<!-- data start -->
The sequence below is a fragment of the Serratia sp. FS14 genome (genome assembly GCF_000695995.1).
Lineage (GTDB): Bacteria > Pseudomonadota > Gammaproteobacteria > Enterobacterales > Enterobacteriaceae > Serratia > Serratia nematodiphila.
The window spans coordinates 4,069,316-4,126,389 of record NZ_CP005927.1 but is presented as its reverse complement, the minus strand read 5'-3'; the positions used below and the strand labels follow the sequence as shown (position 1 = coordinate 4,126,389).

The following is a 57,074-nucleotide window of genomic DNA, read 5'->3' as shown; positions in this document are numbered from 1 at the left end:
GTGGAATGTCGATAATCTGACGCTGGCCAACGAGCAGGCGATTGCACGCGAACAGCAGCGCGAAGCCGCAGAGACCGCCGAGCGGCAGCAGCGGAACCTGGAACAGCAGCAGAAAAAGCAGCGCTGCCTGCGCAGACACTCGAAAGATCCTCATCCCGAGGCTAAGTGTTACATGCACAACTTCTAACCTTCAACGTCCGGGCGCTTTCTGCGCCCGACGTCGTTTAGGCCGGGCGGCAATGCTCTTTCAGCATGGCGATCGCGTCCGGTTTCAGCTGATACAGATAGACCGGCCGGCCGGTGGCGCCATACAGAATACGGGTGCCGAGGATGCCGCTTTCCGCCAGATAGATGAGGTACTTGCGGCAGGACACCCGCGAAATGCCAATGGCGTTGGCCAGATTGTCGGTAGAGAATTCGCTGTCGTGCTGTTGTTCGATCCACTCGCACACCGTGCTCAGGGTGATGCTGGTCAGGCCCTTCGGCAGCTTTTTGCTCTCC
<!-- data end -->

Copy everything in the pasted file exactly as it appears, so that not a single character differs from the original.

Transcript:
The sequence below is a fragment of the Serratia sp. FS14 genome (genome assembly GCF_000695995.1).
Lineage (GTDB): Bacteria > Pseudomonadota > Gammaproteobacteria > Enterobacterales > Enterobacteriaceae > Serratia > Serratia nematodiphila.
The window spans coordinates 4,069,316-4,126,389 of record NZ_CP005927.1 but is presented as its reverse complement, the minus strand read 5'-3'; the positions used below and the strand labels follow the sequence as shown (position 1 = coordinate 4,126,389).

The following is a 57,074-nucleotide window of genomic DNA, read 5'->3' as shown; positions in this document are numbered from 1 at the left end:
GTGGAATGTCGATAATCTGACGCTGGCCAACGAGCAGGCGATTGCACGCGAACAGCAGCGCGAAGCCGCAGAGACCGCCGAGCGGCAGCAGCGGAACCTGGAACAGCAGCAGAAAAAGCAGCGCTGCCTGCGCAGACACTCGAAAGATCCTCATCCCGAGGCTAAGTGTTACATGCACAACTTCTAACCTTCAACGTCCGGGCGCTTTCTGCGCCCGACGTCGTTTAGGCCGGGCGGCAATGCTCTTTCAGCATGGCGATCGCGTCCGGTTTCAGCTGATACAGATAGACCGGCCGGCCGGTGGCGCCATACAGAATACGGGTGCCGAGGATGCCGCTTTCCGCCAGATAGATGAGGTACTTGCGGCAGGACACCCGCGAAATGCCAATGGCGTTGGCCAGATTGTCGGTAGAGAATTCGCTGTCGTGCTGTTGTTCGATCCACTCGCACACCGTGCTCAGGGTGATGCTGGTCAGGCCCTTCGGCAGCTTTTTGCTCTCC